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Pierz Newton-John

  • 7
  • reviews
  • 8
  • helpful votes
  • 10
  • ratings
  • Energy

  • A Human History
  • By: Richard Rhodes
  • Narrated by: Jacques Roy
  • Length: 11 hrs and 48 mins
  • Unabridged
  • Overall
    4.5 out of 5 stars 5
  • Performance
    4 out of 5 stars 5
  • Story
    5 out of 5 stars 4

Through an unforgettable cast of characters, Pulitzer Prize-winning author Richard Rhodes explains how wood gave way to coal and coal made room for oil, as we now turn to natural gas, nuclear power, and renewable energy. Rhodes looks back on five centuries of progress, through such influential figures as Queen Elizabeth I, King James I, Benjamin Franklin, Herman Melville, John D. Rockefeller, and Henry Ford. 

  • 4 out of 5 stars
  • Excellent book but please spare us the accents!

  • By Pierz Newton-John on 12-07-2018

Excellent book but please spare us the accents!

Overall
4 out of 5 stars
Performance
3 out of 5 stars
Story
4 out of 5 stars

Reviewed: 12-07-2018

This is not quite the riveting read that Rhodes' account of the making of the atomic bomb was, but still a very comprehensive and interesting history of the development of energy technologies from the start of the coal age. Jacques Roy has a pleasant voice to listen to, but he has alas fallen prey to the pernicious fashion for reading historical quotes in the accent of the person being quoted. Unfortunately his accents are truly execrable and do nothing but annoy and distract. Please Audible narrators, just stop it.

1 of 1 people found this review helpful

  • Worlds at War

  • The 2,500-Year Struggle Between East and West
  • By: Anthony Pagden
  • Narrated by: John Lee
  • Length: 20 hrs and 36 mins
  • Unabridged
  • Overall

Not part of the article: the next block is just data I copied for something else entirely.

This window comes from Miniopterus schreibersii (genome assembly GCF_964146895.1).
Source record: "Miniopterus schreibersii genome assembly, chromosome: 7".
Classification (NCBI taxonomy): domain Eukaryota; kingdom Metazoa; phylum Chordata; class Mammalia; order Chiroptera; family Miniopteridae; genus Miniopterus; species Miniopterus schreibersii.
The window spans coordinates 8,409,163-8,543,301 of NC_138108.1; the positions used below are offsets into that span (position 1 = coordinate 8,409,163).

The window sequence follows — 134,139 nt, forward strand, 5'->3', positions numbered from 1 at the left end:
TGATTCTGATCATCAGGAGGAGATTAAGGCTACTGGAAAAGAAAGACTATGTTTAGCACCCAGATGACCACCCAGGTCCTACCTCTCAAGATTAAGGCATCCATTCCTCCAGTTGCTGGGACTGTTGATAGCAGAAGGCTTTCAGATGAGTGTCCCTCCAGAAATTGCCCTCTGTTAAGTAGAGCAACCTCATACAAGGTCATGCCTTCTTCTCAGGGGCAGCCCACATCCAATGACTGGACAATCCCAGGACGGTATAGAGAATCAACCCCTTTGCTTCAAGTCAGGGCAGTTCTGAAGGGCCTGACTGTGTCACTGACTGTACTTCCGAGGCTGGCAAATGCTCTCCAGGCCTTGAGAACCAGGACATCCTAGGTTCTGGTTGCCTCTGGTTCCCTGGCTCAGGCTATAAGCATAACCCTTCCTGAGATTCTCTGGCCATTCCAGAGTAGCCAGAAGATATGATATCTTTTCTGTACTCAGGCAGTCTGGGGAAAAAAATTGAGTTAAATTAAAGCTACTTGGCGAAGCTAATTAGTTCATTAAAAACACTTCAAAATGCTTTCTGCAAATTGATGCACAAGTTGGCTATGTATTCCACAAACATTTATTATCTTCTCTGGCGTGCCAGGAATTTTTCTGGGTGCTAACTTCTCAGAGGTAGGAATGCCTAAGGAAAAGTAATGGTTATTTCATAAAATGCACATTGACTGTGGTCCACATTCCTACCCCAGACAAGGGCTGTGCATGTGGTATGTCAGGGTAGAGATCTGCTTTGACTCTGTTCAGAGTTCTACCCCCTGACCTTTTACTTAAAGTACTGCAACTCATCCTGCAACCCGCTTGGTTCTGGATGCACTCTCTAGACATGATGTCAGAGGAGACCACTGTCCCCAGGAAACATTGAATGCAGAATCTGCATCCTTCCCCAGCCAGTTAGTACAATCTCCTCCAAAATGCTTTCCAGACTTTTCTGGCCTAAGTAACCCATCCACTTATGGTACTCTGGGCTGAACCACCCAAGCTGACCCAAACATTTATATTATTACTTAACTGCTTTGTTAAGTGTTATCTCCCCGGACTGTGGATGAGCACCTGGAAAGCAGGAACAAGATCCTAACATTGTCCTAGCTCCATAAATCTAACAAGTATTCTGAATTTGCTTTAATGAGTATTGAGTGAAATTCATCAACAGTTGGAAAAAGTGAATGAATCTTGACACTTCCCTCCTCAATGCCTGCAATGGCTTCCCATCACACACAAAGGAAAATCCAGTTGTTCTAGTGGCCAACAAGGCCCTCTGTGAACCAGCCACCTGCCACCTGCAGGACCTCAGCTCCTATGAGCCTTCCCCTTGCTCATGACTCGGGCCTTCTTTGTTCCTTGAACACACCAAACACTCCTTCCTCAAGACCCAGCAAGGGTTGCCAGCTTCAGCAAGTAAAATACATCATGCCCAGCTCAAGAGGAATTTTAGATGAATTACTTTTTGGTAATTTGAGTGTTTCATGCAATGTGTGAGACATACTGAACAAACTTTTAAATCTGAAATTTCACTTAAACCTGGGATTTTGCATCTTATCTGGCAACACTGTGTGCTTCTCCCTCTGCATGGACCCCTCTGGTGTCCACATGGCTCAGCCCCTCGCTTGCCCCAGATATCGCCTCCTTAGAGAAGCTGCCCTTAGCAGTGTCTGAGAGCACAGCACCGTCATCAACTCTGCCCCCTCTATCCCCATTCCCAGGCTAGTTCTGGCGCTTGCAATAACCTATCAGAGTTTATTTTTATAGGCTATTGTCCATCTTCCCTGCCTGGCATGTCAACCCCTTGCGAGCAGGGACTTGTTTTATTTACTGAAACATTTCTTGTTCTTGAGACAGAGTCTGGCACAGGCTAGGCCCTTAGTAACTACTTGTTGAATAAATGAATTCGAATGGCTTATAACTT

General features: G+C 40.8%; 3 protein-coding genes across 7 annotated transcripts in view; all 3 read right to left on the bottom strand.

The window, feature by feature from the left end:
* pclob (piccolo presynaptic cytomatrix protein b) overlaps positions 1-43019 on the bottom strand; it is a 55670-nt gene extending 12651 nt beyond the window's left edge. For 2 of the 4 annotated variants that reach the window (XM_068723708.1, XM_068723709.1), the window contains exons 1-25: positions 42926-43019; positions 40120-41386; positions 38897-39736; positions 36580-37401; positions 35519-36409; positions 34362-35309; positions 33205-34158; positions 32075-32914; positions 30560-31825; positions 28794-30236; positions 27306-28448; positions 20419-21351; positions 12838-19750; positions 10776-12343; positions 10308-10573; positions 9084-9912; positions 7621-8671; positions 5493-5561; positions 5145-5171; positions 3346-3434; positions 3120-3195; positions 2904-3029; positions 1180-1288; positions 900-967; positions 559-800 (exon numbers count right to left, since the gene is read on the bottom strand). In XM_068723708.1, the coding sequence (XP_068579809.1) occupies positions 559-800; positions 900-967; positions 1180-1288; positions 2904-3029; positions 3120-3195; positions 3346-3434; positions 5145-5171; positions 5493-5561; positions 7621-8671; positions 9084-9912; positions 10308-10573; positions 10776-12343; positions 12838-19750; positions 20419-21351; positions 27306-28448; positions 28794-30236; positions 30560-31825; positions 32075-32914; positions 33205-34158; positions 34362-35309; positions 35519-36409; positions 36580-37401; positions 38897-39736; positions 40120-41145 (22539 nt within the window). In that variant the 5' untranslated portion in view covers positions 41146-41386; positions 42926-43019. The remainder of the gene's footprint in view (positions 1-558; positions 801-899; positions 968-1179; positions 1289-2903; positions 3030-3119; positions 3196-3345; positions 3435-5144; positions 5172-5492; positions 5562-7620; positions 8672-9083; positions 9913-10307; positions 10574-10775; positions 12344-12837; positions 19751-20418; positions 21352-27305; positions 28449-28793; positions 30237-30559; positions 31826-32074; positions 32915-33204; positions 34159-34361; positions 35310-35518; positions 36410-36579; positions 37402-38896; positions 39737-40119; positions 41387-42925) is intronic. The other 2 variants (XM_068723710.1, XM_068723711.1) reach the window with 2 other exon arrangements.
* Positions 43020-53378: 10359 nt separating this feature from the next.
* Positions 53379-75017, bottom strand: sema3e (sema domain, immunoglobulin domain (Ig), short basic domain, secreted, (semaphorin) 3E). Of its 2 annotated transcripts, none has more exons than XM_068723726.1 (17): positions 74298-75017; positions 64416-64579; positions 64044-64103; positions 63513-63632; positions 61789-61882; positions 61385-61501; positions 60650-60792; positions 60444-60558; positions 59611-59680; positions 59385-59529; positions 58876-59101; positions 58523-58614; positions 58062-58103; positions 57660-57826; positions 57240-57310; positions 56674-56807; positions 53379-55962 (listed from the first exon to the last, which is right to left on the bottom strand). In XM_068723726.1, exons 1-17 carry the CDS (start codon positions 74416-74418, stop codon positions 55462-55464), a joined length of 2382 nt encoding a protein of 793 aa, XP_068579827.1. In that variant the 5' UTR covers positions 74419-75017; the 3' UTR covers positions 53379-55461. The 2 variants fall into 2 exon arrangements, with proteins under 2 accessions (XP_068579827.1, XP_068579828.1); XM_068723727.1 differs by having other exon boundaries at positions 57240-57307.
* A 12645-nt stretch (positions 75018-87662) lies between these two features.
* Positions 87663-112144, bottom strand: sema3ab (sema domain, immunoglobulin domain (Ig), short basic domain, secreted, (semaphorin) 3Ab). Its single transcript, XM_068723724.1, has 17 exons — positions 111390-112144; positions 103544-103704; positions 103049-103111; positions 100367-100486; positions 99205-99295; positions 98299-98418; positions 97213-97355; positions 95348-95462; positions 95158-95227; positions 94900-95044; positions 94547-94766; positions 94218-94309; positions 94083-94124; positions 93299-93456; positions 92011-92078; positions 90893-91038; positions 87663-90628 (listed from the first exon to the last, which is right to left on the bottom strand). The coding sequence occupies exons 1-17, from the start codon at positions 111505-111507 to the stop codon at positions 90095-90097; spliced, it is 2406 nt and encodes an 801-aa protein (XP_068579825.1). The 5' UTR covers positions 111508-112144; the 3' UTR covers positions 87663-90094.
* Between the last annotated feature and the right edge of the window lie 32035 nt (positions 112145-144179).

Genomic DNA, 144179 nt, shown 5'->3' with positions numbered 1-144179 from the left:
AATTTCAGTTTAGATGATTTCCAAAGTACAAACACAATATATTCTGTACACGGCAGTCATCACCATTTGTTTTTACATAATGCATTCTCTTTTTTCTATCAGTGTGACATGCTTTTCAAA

4.5 out of 5 stars 7
  • Performance
    4.5 out of 5 stars 7
  • Story
    4.5 out of 5 stars 7

In the tradition of Jared Diamond and Jacques Barzun, prize-winning historian Anthony Pagden presents a sweeping history of the long struggle between East and West, from the Greeks to the present day.

The relationship between East and West has always been one of turmoil. In this historical tour de force, a renowned historian leads us from the world of classical antiquity, through the Dark Ages, to the Crusades, Europe's resurgence, and the dominance of the Ottoman Empire, which almost shattered Europe entirely. Pagden travels from Napoleon in Egypt to Europe's carving up of the finally moribund Ottomans - creating the modern Middle East along the way - and on to the present struggles in Iraq.

  • 3 out of 5 stars
  • Interesting

  • By Tomas on 23-03-2018

An excellent overview of world history in general

Overall
5 out of 5 stars
Performance
3 out of 5 stars
Story
5 out of 5 stars

Reviewed: 15-03-2018

One of the best history audio books I've listened to in terms of extracting the most important information out of the welter of events and making sense of it. Highly recommended. I dislike John Lee's pretentious performances in general and this was no different, but I've almost learned to ignore that by now...

  • The Origins of Political Order: From Prehuman Times to the French Revolution

  • By: Francis Fukuyama
  • Narrated by: Jonathan Davis
  • Length: 22 hrs and 34 mins
  • Unabridged
  • Overall
    4.5 out of 5 stars 64
  • Performance
    4.5 out of 5 stars 58
  • Story
    4.5 out of 5 stars 59